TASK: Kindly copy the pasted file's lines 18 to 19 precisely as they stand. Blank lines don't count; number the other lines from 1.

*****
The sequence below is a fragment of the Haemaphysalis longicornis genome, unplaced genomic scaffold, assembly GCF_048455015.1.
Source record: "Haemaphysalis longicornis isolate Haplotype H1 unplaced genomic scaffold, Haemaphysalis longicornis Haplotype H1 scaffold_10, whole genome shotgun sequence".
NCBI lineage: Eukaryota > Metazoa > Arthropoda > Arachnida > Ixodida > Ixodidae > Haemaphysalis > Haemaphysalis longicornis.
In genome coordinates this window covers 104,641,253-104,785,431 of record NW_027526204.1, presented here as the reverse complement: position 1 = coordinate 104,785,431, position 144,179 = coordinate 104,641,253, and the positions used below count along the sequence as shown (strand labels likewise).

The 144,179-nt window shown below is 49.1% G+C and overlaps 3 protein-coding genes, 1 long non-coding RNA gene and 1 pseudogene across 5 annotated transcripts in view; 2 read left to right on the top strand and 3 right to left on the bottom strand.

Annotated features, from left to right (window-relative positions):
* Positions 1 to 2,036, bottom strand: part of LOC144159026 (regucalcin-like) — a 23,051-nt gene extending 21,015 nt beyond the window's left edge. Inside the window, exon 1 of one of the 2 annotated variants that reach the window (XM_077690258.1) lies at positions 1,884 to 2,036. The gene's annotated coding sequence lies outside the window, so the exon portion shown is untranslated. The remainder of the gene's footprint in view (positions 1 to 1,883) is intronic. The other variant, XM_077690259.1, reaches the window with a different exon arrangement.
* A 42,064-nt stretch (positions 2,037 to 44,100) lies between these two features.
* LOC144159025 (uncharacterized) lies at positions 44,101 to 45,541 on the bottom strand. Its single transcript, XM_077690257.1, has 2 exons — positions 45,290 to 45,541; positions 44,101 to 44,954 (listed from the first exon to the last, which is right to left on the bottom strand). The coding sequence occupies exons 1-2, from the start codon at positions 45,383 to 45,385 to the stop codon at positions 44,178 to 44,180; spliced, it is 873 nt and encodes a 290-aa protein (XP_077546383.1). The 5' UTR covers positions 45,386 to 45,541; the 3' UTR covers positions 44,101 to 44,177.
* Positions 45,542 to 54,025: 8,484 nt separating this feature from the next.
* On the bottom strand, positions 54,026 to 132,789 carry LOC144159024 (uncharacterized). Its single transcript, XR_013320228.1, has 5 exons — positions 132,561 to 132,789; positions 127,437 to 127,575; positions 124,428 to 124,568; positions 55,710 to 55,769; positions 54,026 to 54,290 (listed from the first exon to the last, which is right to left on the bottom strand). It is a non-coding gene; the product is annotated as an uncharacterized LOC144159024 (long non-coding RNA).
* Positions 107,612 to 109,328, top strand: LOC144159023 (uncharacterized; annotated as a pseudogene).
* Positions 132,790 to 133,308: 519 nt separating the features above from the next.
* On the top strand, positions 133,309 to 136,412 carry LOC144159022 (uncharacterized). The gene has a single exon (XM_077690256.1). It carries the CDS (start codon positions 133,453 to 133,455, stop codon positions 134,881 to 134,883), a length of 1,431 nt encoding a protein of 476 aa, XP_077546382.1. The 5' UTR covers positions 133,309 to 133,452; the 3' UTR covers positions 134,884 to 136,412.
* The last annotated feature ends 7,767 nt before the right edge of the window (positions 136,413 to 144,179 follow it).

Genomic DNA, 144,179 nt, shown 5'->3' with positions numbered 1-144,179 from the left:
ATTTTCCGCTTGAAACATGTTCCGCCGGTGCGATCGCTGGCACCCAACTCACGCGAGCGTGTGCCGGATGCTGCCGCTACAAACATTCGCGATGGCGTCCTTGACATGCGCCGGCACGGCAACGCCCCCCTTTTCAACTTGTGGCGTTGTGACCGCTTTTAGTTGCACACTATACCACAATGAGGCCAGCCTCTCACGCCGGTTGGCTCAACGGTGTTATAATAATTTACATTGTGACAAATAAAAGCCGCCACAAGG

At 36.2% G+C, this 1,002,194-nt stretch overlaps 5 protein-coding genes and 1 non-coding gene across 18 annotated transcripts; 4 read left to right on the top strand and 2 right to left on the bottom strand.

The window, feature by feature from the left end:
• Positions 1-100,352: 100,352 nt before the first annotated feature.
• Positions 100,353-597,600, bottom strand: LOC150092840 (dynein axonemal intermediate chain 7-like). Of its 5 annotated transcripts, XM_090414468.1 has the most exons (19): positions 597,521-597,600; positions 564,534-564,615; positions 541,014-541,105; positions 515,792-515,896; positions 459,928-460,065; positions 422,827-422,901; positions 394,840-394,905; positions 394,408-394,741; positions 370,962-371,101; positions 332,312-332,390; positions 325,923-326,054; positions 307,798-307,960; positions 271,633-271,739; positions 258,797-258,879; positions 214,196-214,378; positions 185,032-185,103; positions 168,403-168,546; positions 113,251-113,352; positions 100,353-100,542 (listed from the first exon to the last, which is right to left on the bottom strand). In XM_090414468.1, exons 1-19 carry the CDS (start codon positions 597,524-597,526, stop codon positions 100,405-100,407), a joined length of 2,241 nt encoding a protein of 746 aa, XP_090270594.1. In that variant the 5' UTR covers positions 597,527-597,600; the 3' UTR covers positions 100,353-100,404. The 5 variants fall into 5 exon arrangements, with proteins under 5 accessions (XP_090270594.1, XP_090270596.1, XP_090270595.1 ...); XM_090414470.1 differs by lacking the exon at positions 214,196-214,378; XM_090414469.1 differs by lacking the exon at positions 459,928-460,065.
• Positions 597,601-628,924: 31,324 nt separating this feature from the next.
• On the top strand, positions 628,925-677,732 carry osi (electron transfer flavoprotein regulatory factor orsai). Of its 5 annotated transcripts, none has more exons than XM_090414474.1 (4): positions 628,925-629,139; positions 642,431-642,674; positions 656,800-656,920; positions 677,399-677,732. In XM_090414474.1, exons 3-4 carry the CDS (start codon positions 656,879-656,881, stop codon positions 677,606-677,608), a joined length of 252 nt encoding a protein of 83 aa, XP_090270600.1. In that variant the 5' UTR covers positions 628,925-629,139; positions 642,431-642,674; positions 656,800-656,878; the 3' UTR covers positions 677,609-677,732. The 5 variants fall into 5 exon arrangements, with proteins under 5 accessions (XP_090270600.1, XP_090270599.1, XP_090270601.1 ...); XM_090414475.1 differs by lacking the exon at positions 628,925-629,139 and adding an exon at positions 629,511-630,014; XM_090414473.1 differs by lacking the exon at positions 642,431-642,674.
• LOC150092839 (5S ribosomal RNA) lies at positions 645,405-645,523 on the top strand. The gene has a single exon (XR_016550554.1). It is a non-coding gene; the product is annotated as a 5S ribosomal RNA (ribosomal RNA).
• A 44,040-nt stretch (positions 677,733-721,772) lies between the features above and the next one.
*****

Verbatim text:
At 36.2% G+C, this 1,002,194-nt stretch overlaps 5 protein-coding genes and 1 non-coding gene across 18 annotated transcripts; 4 read left to right on the top strand and 2 right to left on the bottom strand.

The window, feature by feature from the left end: